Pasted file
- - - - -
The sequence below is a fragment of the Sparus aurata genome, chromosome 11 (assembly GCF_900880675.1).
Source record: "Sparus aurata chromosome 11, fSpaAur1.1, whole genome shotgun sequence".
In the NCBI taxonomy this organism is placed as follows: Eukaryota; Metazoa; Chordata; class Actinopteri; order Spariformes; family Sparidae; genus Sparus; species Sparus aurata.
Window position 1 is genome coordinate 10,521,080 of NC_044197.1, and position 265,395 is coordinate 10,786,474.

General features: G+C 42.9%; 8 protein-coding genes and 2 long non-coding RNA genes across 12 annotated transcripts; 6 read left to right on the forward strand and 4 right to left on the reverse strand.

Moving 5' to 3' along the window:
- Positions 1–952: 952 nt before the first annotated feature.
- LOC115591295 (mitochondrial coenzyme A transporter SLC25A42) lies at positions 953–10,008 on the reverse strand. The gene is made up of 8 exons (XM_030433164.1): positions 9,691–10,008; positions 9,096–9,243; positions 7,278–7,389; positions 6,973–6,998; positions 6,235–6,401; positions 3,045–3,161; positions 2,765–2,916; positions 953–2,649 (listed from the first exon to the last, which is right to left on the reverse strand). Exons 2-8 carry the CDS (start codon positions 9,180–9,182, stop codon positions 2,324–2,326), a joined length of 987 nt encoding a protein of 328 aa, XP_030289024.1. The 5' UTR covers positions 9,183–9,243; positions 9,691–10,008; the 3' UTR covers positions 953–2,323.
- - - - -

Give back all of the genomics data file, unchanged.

The sequence below is a fragment of the Sparus aurata genome, chromosome 11 (assembly GCF_900880675.1).
Source record: "Sparus aurata chromosome 11, fSpaAur1.1, whole genome shotgun sequence".
In the NCBI taxonomy this organism is placed as follows: Eukaryota; Metazoa; Chordata; class Actinopteri; order Spariformes; family Sparidae; genus Sparus; species Sparus aurata.
Window position 1 is genome coordinate 10,521,080 of NC_044197.1, and position 265,395 is coordinate 10,786,474.

General features: G+C 42.9%; 8 protein-coding genes and 2 long non-coding RNA genes across 12 annotated transcripts; 6 read left to right on the forward strand and 4 right to left on the reverse strand.

Moving 5' to 3' along the window:
- Positions 1–952: 952 nt before the first annotated feature.
- LOC115591295 (mitochondrial coenzyme A transporter SLC25A42) lies at positions 953–10,008 on the reverse strand. The gene is made up of 8 exons (XM_030433164.1): positions 9,691–10,008; positions 9,096–9,243; positions 7,278–7,389; positions 6,973–6,998; positions 6,235–6,401; positions 3,045–3,161; positions 2,765–2,916; positions 953–2,649 (listed from the first exon to the last, which is right to left on the reverse strand). Exons 2-8 carry the CDS (start codon positions 9,180–9,182, stop codon positions 2,324–2,326), a joined length of 987 nt encoding a protein of 328 aa, XP_030289024.1. The 5' UTR covers positions 9,183–9,243; positions 9,691–10,008; the 3' UTR covers positions 953–2,323.